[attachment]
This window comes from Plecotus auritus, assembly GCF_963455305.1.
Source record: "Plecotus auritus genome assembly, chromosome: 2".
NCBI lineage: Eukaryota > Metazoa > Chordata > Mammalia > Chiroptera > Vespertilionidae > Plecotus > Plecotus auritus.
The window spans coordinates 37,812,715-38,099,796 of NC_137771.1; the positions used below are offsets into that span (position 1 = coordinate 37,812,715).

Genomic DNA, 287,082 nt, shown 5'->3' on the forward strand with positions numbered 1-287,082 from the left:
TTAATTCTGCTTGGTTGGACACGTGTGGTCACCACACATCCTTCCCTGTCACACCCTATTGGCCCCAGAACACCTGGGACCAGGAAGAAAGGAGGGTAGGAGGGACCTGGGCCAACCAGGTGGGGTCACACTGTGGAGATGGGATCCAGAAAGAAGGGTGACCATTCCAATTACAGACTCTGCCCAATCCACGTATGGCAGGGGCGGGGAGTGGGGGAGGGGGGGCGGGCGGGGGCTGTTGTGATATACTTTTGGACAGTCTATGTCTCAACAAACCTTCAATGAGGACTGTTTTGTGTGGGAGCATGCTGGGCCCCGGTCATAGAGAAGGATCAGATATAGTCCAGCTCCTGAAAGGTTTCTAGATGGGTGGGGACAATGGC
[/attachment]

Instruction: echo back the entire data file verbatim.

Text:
This window comes from Plecotus auritus, assembly GCF_963455305.1.
Source record: "Plecotus auritus genome assembly, chromosome: 2".
NCBI lineage: Eukaryota > Metazoa > Chordata > Mammalia > Chiroptera > Vespertilionidae > Plecotus > Plecotus auritus.
The window spans coordinates 37,812,715-38,099,796 of NC_137771.1; the positions used below are offsets into that span (position 1 = coordinate 37,812,715).

Genomic DNA, 287,082 nt, shown 5'->3' on the forward strand with positions numbered 1-287,082 from the left:
TTAATTCTGCTTGGTTGGACACGTGTGGTCACCACACATCCTTCCCTGTCACACCCTATTGGCCCCAGAACACCTGGGACCAGGAAGAAAGGAGGGTAGGAGGGACCTGGGCCAACCAGGTGGGGTCACACTGTGGAGATGGGATCCAGAAAGAAGGGTGACCATTCCAATTACAGACTCTGCCCAATCCACGTATGGCAGGGGCGGGGAGTGGGGGAGGGGGGGCGGGCGGGGGCTGTTGTGATATACTTTTGGACAGTCTATGTCTCAACAAACCTTCAATGAGGACTGTTTTGTGTGGGAGCATGCTGGGCCCCGGTCATAGAGAAGGATCAGATATAGTCCAGCTCCTGAAAGGTTTCTAGATGGGTGGGGACAATGGC